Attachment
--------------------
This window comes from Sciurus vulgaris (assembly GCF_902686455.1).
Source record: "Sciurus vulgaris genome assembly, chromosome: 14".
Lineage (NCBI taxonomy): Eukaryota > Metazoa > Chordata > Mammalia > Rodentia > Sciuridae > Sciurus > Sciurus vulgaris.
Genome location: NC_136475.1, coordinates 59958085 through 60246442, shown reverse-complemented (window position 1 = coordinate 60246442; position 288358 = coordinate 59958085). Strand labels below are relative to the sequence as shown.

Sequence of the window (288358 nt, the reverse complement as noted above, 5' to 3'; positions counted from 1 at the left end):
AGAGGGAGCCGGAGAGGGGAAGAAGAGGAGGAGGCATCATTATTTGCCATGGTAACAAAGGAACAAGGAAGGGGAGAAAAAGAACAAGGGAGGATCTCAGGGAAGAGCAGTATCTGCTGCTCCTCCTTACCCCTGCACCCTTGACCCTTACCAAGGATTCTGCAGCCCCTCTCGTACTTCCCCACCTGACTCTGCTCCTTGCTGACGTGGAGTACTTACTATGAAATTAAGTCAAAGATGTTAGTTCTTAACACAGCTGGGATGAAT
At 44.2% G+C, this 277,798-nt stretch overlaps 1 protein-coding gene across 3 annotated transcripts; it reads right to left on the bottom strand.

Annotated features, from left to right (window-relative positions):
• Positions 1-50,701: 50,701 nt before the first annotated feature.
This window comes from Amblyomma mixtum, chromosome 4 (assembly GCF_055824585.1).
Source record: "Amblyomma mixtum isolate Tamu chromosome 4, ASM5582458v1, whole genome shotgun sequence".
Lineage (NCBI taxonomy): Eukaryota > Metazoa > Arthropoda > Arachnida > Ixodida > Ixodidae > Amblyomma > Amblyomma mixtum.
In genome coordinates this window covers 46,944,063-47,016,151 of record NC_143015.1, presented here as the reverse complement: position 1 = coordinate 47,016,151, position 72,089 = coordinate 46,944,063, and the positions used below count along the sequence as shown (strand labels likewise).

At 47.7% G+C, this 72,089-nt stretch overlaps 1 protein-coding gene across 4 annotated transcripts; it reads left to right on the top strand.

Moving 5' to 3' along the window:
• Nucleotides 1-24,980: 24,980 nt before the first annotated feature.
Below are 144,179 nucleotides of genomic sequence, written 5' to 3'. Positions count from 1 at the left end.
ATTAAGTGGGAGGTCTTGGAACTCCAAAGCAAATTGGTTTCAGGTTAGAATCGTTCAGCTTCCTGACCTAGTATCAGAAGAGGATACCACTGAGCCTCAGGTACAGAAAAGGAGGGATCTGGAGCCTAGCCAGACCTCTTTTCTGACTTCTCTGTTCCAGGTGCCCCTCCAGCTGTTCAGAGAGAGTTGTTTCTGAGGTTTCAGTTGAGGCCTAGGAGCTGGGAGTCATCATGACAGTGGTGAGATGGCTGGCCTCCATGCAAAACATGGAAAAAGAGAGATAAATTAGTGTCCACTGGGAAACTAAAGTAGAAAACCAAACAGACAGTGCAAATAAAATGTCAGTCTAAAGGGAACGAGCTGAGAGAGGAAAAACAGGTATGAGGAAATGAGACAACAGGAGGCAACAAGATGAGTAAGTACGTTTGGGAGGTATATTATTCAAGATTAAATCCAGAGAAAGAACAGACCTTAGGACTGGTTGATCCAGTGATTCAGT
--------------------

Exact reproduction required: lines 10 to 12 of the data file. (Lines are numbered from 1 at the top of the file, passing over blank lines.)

This window comes from Amblyomma mixtum, chromosome 4 (assembly GCF_055824585.1).
Source record: "Amblyomma mixtum isolate Tamu chromosome 4, ASM5582458v1, whole genome shotgun sequence".
Lineage (NCBI taxonomy): Eukaryota > Metazoa > Arthropoda > Arachnida > Ixodida > Ixodidae > Amblyomma > Amblyomma mixtum.